Followup/summary/extension to this conversation with SilasBarta

So, you're going along, cheerfully deciding things, doing counterfactual surgery on the output of decision algorithm A1 to calculate the results of your decisions, but it turns out that a dark secret is undermining your efforts...

You are not running/being decision algorithm A1, but instead decision algorithm A2, an algorithm that happens to have the property of believing (erroneously) that it actually is A1.

Ruh-roh.

Now, it is _NOT_ my intent here to try to solve the problem of "how can you know which one you really are?", but instead to deal with the problem of "how can TDT take into account this possibility?"

Well, first, let me suggest a slightly more concrete way in which this might come up:

Physical computation errors. For instance, a stray cosmic ray hits your processor and flips a bit in such a way that a certain conditional that would have otherwise gone down one branch instead goes down the other, so instead of computing the output of your usual algorithm in this circumstance, you're computing the output of the version that, at that specific step, behaves in that slightly different way. (Yes, this sort of thing can be mitigated with error correction/etc. The problem that is being addressed here is that, (to me at least) it seems that basic TDT doesn't have a natural way to even represent this possibility).

Consider a slightly modified causal net with in which the innards of an agent are more more of an "initial state", and that there's a selector node/process (ie, the resulting computation) that selects which abstract algorithm's output is the one that's the actual output. ie, this process determines which algorithm you, well, are.

Similarly, another being that might base its actions on a model of your behavior will be represented as having a model of your innards and the model itself having a selector, analogous to the above.

To actually compute consequences of decisions and do all the relevant counterfactual surgery, ideally (ignoring "minor" issues like computability), one iterates over all possible algorithms one might be. That is, one first goes "if the actual results of the combination of my innards and all the messy details of reality and so on is to do computation A1, then..." and subiterate over all possible decisions. The second thing, of course, being done via the usual counterfactual surgery.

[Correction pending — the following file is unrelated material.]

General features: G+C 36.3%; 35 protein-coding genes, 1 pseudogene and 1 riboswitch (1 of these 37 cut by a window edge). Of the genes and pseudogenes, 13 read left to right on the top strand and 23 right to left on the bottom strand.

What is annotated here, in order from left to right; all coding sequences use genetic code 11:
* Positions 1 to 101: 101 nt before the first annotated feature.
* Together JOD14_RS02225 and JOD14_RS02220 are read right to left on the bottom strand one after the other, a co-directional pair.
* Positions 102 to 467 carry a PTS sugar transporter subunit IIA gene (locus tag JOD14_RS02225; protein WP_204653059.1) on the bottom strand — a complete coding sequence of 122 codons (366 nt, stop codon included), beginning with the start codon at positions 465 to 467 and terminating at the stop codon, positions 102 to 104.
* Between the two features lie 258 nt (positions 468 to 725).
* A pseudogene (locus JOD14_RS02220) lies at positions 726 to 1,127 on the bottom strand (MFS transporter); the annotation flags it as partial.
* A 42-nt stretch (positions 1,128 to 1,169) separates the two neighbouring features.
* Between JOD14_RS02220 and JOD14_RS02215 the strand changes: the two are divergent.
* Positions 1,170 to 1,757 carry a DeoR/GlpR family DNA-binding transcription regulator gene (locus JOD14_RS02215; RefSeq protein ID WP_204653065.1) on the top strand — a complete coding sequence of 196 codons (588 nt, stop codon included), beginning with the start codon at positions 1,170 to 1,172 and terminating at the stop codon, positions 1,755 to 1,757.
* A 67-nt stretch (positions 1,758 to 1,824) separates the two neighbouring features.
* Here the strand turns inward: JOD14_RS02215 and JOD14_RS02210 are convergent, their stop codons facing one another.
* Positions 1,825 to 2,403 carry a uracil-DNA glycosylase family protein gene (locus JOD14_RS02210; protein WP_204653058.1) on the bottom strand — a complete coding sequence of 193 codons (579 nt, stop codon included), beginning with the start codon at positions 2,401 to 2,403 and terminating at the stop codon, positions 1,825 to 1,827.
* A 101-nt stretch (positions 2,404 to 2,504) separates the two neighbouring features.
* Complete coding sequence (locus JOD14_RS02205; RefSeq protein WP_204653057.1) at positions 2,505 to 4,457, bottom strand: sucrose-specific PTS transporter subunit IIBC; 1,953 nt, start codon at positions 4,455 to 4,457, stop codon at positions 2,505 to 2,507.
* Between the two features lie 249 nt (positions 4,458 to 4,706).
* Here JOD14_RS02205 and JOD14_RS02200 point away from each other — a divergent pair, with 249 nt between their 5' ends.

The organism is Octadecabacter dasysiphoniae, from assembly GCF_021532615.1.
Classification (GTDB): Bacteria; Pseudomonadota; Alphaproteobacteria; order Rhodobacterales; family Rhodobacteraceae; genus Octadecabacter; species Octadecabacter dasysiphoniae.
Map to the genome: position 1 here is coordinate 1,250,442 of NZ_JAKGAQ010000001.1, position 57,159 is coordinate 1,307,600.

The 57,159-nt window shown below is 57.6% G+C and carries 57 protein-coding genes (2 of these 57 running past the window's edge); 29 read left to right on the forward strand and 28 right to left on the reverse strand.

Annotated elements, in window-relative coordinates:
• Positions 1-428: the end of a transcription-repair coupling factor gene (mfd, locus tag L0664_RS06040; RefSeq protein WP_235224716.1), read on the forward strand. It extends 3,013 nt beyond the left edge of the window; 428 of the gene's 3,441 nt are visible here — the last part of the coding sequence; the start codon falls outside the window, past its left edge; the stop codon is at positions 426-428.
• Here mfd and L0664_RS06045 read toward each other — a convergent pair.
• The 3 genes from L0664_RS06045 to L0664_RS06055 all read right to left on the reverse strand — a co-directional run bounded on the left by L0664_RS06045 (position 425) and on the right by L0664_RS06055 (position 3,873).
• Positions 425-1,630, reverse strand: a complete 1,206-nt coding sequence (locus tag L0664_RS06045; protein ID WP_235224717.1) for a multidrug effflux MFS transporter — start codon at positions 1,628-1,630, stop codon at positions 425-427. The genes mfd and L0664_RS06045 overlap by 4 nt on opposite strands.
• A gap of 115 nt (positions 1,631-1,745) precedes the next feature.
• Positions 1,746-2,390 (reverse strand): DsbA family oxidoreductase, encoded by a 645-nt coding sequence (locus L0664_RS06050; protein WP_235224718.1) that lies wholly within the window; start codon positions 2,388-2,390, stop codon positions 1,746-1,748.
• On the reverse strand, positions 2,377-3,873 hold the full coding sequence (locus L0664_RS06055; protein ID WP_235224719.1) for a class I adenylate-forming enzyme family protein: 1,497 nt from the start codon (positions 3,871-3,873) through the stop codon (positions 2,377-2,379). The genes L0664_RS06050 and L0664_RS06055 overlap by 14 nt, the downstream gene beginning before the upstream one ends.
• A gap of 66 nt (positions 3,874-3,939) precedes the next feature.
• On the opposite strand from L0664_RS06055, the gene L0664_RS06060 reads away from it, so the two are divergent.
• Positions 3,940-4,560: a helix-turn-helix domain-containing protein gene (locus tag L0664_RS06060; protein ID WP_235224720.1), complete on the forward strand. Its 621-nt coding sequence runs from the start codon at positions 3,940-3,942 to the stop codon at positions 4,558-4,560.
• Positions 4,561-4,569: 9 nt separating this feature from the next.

Then, weigh all of those by the probability that one actually _is_ algorithm A1, and then go "if I actually was algorithm A2..." etc etc... ie, and one does the same counterfactual surgery.

In the above diagram, that lets one consider the possibility of ones own choice being decoupled from what the model of their choice would predict, given that the initial model is correct, but while they are actually considering the decision, a hardware error or whatever causes the agent to be/implement A2 while the model of them is instead properly implementing A1.

I am far from convinced that this is the best way to deal with this issue, but I haven't seen anyone else bringing it up, and the usual form of TDT that we've been describing didn't seem to have any obvious way to even represent this issue. So, if anyone has any better ideas for how to clean up this solution, or otherwise alternate ideas for dealing with this problem, go ahead.

I just think it is important that it be dealt with _somehow_... That is, that the decision theory have some way of representing errors or other things that could cause ambiguity as to which algorithm it is actually implementing in the first place.

EDIT: sorry, to clarify: one determines the utility for a possible choice by summing over the results of all the possible algorithms making that particular choice. (ie, "I don't know if my decision corresponds to deciding the outcome of algorithm A1 or A2 or...") so sum over those for each choice, weighing by the probability of that being the actual algorithm in quesiton)

EDIT2: SilasBarta came up with a different causal graph during our discussion to represent this issue.